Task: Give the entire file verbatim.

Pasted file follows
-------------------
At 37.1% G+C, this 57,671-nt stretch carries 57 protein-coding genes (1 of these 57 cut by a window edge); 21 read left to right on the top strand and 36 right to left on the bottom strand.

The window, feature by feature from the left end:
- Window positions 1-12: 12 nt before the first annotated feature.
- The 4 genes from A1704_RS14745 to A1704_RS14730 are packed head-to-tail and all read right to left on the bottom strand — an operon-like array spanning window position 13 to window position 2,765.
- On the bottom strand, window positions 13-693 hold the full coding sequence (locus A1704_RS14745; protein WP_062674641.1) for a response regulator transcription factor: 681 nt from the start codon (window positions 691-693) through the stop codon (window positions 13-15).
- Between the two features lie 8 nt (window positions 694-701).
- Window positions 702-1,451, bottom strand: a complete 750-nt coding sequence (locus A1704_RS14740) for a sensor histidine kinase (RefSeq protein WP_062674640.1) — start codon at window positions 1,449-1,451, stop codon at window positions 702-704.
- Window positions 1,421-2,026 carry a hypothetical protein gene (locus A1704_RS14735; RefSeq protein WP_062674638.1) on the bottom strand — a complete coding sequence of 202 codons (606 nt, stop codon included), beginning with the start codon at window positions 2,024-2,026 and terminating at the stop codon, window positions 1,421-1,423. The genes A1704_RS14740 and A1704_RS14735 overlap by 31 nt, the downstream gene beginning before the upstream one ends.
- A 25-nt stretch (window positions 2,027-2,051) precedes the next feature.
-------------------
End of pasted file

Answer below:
At 37.1% G+C, this 57,671-nt stretch carries 57 protein-coding genes (1 of these 57 cut by a window edge); 21 read left to right on the top strand and 36 right to left on the bottom strand.

The window, feature by feature from the left end:
- Window positions 1-12: 12 nt before the first annotated feature.
- The 4 genes from A1704_RS14745 to A1704_RS14730 are packed head-to-tail and all read right to left on the bottom strand — an operon-like array spanning window position 13 to window position 2,765.
- On the bottom strand, window positions 13-693 hold the full coding sequence (locus A1704_RS14745; protein WP_062674641.1) for a response regulator transcription factor: 681 nt from the start codon (window positions 691-693) through the stop codon (window positions 13-15).
- Between the two features lie 8 nt (window positions 694-701).
- Window positions 702-1,451, bottom strand: a complete 750-nt coding sequence (locus A1704_RS14740) for a sensor histidine kinase (RefSeq protein WP_062674640.1) — start codon at window positions 1,449-1,451, stop codon at window positions 702-704.
- Window positions 1,421-2,026 carry a hypothetical protein gene (locus A1704_RS14735; RefSeq protein WP_062674638.1) on the bottom strand — a complete coding sequence of 202 codons (606 nt, stop codon included), beginning with the start codon at window positions 2,024-2,026 and terminating at the stop codon, window positions 1,421-1,423. The genes A1704_RS14740 and A1704_RS14735 overlap by 31 nt, the downstream gene beginning before the upstream one ends.
- A 25-nt stretch (window positions 2,027-2,051) precedes the next feature.